Authorities in Australia are asking tens of thousands of holidaymakers in the state of Victoria to leave amid worsening bushfires.
With more than a hundred fires continuing to burn across Australia and conditions expected to worsen due to thunderstorms and strong winds, emergency services have said they cannot help everybody amid an unprecedented bushfire emergency.
It is believed that around 30,000 tourists as well as 45,000 locals were told to leave on Sunday in what could be one of the biggest mass evacuations in Australia’s history.
With temperatures reaching about 40C, Monday is expected to bring a day of ‘extreme danger’ according to officials.
They have said that choosing to ignore the warnings ‘could be suicide’.
Conditions in the East Gippsland region are believed to be so dangerous, that the only road in – and out – of its tourist towns may be inaccessible by morning.
Emergencies chief Andrew Crisp said: ‘What we are saying now, based on the conditions that will be confronting us tomorrow across the state, but in particular in East Gippsland, is that if you’re holidaying in that part of the state, it’s time that you left.’
East Gippsland Mayor John White said bushland in the region was bone dry after three years of drought.
He said: ‘Hopefully people heed the messages. You can rebuild homes, sheds and fences but life is irreplaceable.’
Officials say that any lightning strikes in dry, drought-affected forests have the potential to quickly become fires that threaten lives and homes.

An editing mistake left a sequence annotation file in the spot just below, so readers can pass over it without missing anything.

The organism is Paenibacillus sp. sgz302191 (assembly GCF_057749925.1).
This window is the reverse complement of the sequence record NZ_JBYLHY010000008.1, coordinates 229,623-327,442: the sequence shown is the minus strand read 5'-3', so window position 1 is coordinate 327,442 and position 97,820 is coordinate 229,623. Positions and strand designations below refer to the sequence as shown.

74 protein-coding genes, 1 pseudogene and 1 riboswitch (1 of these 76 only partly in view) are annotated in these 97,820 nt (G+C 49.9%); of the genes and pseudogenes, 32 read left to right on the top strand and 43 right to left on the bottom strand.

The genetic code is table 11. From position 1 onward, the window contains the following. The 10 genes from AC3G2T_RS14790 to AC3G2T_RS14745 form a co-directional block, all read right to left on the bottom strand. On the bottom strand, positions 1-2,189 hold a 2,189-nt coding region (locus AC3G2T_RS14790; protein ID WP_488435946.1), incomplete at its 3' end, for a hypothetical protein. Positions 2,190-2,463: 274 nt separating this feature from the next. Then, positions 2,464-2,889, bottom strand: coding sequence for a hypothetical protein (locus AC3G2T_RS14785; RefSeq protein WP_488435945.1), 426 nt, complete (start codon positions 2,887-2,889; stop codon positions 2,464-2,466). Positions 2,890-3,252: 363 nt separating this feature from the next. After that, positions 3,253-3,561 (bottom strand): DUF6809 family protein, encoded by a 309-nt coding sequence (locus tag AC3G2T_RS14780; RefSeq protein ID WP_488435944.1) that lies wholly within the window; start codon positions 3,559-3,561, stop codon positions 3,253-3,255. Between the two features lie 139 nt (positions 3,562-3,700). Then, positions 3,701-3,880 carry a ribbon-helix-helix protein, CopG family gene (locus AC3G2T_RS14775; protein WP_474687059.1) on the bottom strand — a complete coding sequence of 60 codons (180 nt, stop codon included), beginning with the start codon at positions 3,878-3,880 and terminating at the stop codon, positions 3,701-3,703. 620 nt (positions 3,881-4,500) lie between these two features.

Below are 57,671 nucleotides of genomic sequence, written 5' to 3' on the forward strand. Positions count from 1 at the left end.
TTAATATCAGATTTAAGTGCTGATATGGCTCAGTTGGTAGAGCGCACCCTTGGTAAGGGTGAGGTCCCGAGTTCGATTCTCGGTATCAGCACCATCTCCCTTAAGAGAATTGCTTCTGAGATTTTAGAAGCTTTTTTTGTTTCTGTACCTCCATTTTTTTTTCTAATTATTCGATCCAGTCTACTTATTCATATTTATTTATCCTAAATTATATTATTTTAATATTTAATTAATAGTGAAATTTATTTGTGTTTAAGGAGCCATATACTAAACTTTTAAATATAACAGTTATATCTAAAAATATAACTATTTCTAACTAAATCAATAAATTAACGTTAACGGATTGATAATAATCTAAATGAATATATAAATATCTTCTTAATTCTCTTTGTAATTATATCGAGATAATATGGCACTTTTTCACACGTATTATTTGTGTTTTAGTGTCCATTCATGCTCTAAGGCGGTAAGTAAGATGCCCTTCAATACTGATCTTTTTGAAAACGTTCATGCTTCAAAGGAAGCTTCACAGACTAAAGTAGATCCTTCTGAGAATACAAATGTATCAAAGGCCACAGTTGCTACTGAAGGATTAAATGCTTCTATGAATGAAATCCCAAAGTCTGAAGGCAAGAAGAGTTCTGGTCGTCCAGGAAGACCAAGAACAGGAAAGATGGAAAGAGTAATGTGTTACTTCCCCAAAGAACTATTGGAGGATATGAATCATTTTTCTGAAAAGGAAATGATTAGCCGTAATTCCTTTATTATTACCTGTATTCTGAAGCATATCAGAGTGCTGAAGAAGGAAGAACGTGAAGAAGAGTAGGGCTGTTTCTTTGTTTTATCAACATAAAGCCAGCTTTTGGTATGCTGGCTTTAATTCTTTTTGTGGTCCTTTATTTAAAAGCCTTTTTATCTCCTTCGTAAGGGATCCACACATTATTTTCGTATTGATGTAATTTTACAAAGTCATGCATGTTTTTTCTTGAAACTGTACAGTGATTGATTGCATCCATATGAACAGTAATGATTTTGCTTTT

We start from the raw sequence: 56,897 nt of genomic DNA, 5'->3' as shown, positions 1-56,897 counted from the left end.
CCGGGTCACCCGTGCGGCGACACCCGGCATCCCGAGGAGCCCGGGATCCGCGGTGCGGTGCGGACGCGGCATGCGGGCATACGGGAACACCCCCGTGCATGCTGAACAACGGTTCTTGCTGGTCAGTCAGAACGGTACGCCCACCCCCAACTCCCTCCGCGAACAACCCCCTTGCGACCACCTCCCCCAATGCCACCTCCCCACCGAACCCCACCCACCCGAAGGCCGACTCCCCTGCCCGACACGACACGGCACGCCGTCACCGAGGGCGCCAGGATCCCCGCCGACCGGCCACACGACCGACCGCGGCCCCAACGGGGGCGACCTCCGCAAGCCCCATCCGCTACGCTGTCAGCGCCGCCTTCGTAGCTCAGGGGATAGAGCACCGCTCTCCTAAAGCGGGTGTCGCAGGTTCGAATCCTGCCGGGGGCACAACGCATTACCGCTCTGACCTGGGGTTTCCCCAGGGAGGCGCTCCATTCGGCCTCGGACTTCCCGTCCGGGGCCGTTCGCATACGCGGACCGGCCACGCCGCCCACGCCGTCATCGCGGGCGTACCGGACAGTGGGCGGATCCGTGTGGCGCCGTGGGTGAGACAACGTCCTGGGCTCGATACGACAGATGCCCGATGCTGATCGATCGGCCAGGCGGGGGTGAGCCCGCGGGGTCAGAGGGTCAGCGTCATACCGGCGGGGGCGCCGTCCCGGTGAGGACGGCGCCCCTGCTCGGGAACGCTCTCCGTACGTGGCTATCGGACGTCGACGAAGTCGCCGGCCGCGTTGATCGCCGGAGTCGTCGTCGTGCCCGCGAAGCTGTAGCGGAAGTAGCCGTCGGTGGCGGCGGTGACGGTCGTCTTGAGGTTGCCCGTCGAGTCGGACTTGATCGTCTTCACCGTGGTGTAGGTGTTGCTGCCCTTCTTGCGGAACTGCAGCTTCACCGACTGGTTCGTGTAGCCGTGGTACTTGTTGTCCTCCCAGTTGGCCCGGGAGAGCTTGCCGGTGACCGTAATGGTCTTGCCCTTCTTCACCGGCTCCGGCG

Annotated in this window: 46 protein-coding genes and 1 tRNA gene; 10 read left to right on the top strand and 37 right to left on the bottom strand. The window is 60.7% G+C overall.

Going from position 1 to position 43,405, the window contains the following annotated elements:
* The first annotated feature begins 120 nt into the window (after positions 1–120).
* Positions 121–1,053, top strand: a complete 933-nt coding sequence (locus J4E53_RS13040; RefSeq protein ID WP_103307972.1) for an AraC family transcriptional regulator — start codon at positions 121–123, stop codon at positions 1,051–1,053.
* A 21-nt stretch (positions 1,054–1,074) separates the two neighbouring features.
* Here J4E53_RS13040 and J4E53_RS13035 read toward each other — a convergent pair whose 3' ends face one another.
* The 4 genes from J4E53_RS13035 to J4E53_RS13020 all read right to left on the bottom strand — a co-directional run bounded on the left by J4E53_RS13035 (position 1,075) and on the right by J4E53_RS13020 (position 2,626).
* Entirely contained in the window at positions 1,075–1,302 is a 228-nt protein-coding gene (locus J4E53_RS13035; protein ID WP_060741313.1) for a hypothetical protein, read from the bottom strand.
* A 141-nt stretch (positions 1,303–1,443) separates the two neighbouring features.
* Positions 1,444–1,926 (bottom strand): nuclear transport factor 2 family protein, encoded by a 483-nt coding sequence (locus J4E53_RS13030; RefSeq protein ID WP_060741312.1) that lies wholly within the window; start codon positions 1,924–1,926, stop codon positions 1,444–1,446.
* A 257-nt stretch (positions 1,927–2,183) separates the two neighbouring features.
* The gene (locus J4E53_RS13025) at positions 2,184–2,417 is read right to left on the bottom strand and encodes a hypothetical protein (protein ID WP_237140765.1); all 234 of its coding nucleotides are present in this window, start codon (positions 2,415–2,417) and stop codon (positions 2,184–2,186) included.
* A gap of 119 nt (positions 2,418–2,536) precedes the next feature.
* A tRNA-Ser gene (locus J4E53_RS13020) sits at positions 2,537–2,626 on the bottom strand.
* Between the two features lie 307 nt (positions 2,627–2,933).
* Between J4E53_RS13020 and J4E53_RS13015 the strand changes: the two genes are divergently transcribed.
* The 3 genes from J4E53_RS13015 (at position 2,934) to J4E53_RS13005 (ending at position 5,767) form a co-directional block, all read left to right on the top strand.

However some are choosing to remain defiant and refuse to leave.
Holiday park managers say some of their customers are ‘choosing to stay’ and have taken a ‘relaxed approach’.
The state of New South Wales, of which Sydney is the capital, has been the hardest hit by the bushfires this year.
South Australia also faces dangerous conditions on Monday in three districts, including the Adelaide Hills, where a large blaze continues to smoulder.
New South Wales is also predicted to come under threat from fires on Tuesday, when the wind change will move up the coast.
It comes as more than a quarter of a million people signed a petition demanding that the New Year’s Eve fireworks be cancelled and the money spent on fighting fires.
However the Australian Prime Minister has said Sydney’s famous New Year’s Eve fireworks will go ahead despite the country’s wildfire crisis, but refused to rule out cancelling the display at the last minute.
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